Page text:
Poor Google can’t do anything right in the RIAA’s eyes.
The Mountain View search engine is being lambasted by the Washington DC lobby group for not being proactive enough with the tools they have provided to deal with the alleged copyright infringements of completely unconnected third parties.
Worse, it’s claimed that Google are actively hindering the RIAA, because they’re not allowing the industry group free reign to have each and every suspect link terminated perpetually.
When Google published their report on DMCA takedowns last week, the RIAA was unimpressed. In fact, they were so unimpressed by the average of ONLY 3,400+ links taken down each and every day, that they did what any well-connected lobby group would do – it took to its blog and wrote a top-5 list of facts on why it’s ALL GOOGLE’S FAULT!
Google places artificial limits on the number of queries that can be made by a copyright owner to identify infringements.
Because nothing says “problem sorted” like allowing someone else’s bots unrestrained access to your data. Of course, the RIAA should be free to run as many search bots as they want, potentially hindering the search engine’s core business as they hunt down potentially infringing links. The RIAA is after all a big fan of DDOS’s, having been been the target of a few themselves. And it is better to give, than to receive, which is why the RIAA would like the ability to share one with the Google links database.
Google also limits the number of links we can ask them to remove per day.
As we’ve seen before, nothing says “accuracy” like a stream of bot-generated links. It’s impossible to churn out an unlimited number of links with human oversight, and we’ve see how well that’s worked in practice, time and again. Since such takedowns are meant to be submitted under ‘penalty of perjury’, it’s clear that Google is just looking out for the RIAA, preventing them from committing so many perjurious acts that penalties would have to be enforced. Thanks to Google, the RIAA is being saved from itself.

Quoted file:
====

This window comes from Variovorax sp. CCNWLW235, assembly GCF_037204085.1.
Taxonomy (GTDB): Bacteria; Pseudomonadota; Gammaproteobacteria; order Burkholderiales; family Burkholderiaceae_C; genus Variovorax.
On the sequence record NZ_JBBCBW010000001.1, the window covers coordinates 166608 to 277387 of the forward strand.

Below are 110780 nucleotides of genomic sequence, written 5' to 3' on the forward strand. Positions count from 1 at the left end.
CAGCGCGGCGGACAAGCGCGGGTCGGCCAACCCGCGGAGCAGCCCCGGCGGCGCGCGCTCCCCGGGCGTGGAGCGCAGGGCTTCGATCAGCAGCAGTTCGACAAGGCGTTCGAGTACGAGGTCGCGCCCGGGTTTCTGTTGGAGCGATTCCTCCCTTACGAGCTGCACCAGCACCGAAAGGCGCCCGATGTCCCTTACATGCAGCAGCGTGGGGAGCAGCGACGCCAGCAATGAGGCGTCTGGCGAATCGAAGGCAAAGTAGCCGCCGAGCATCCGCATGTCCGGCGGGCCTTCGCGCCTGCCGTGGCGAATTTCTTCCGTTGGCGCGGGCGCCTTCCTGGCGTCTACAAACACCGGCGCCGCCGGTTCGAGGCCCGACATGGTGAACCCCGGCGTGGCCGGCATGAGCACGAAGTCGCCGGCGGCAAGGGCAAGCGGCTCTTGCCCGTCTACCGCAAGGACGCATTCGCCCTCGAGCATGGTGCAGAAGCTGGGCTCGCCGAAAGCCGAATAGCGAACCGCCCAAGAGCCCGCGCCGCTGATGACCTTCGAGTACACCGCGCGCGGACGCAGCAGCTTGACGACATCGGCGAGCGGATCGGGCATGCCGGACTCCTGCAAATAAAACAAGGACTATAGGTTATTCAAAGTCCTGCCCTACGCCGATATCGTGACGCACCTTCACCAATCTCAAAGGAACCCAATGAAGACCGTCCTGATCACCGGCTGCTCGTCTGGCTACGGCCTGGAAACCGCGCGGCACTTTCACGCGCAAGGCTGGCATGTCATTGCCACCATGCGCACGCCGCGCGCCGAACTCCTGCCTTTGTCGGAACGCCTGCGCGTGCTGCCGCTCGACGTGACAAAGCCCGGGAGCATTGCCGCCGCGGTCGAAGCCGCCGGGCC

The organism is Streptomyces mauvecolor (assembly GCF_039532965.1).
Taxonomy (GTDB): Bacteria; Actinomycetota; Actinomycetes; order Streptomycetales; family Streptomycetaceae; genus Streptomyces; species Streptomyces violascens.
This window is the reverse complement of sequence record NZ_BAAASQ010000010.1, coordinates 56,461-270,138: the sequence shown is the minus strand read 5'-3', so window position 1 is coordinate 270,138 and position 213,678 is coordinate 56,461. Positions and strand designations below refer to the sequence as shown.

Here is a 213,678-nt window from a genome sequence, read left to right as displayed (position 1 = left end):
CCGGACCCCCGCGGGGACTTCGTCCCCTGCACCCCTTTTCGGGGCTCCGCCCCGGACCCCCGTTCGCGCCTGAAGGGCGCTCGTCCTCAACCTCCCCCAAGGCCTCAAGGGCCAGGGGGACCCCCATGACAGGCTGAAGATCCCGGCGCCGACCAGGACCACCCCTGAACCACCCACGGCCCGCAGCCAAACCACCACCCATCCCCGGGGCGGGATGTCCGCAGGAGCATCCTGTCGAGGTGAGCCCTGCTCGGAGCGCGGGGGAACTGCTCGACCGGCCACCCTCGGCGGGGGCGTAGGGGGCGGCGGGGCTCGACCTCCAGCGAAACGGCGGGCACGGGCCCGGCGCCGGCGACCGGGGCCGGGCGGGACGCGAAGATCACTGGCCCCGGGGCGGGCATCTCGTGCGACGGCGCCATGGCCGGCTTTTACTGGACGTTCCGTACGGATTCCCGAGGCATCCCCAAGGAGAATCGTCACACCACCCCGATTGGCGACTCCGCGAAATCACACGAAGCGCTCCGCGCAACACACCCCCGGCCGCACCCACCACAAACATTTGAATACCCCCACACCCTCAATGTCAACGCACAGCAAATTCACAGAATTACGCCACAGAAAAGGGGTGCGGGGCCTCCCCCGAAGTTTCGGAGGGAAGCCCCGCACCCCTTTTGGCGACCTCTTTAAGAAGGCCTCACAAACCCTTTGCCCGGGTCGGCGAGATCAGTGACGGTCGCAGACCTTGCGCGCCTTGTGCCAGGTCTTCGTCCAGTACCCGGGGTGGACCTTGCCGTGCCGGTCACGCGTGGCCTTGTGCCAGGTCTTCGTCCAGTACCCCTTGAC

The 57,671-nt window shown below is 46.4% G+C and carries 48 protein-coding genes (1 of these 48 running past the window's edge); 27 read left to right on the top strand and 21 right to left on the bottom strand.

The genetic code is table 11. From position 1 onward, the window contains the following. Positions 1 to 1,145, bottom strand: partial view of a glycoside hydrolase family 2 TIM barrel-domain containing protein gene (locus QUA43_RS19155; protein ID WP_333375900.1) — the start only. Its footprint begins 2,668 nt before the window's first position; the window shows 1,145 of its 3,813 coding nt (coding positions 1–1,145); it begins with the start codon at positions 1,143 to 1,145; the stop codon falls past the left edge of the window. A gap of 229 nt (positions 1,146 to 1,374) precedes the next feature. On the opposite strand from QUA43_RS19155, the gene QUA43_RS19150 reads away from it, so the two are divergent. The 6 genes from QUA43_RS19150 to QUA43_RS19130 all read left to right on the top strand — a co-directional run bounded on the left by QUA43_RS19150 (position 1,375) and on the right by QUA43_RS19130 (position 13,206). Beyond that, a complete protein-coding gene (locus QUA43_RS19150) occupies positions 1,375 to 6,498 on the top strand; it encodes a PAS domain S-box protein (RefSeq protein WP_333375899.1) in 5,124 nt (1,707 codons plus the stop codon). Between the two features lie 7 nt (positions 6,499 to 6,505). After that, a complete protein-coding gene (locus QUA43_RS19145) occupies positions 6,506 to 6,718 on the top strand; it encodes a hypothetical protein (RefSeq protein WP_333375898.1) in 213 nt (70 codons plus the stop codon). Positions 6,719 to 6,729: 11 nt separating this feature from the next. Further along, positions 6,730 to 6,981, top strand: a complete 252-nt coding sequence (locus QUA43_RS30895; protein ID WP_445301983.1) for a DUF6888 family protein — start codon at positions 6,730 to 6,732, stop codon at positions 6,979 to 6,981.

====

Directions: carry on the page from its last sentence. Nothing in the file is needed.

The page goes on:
The constraints Google has placed on the tools they promote to deter infringement are well below what is necessary to identify and notice infringements on the Billboard top 10, much less the entire catalog of the American creative community.
If the number of takedowns were so limited, and so inadequate, then surely better care would be taken to ensure accuracy. Earlier this year, in a submission to the New Zealand Government, Google noted that 37% of DMCA notices it received were not valid claims, and 57% targeted a competitor. Perhaps if these notices were better used, there would be enough to do what the RIAA wants. And yes, apparently the RIAA speaks for the entire ‘American creative community’ now.
Google claims that the DMCA notices it has received for a site represent less than 0.1% of the links it had indexed for the domains at the top of this list. But this number is misleading given the constraints imposed by Google on a copyright owner’s ability to find infringements and send notices to Google.
Since Google indexes so many links using their own resources, it’s just not right that the RIAA can’t have unlimited use of those same resources, for free of course.
As already discussed, it’s clear that were the RIAA able to have a freer hand to determine what Google can and can’t index, there would be a lot more than 0.1%. Where there’s 0.1%, they’re sure that it could be 10%, and if there’s 10%, then there might well be 100%. However, those restrictions prevent the RIAA from filing those notices, or even finding out. And the 37% of claims that are false? They are just collateral damage, for the Greater Good, nothing to worry about, much less do anything about. Besides, the RIAA knows best, and is just looking out for artists, honest!
If “take down” does not mean “keep down,” then Google’s limitations merely perpetuate the fraud wrought on copyright owners by those who game the system under the DMCA.
Finally, how DARE content be re-indexed if a notice has been filed? The RIAA’s position is CLEAR on this – a DMCA notice is a permanent ban on that content ever being indexed by Google again. It doesn’t matter who uploaded it, if it was a fan with a bootleg before and now it’s an official release, or even if it’s just entered the public domain or someone else has taken over the rights, it simply cannot reappear.
No matter what the copyright status is, once someone has filed a notice against it, that content should be completely banned from the internet. Because otherwise it’s a fraud on copyright owners, and not the kind where RIAA members claim the copyright for stuff they don’t own the rights to, or prevent the rights holder from using their own work, or lie to law enforcement to get goods seized. That kind of ‘copyright fraud’ is clearly acceptable, unlike the former examples.
Sending almost 2-in-5 DMCA notices that are bogus, safe in the knowledge that false claims won’t be punished is another fine example of how to game the spirit of the DMCA in an acceptable manner.
If the tone here has verged into the absurd, there’s probably a good reason. The RIAA’s demands are sheer lunacy. If the RIAA wants its demands to be heard, then first it needs to get its own house in order, before their abuses of the law are noticed and wipe them out. To blame Google for their own shortcomings is more of the same myopia that has left them playing catchup for the last 13 years, but who is surprised by that any more?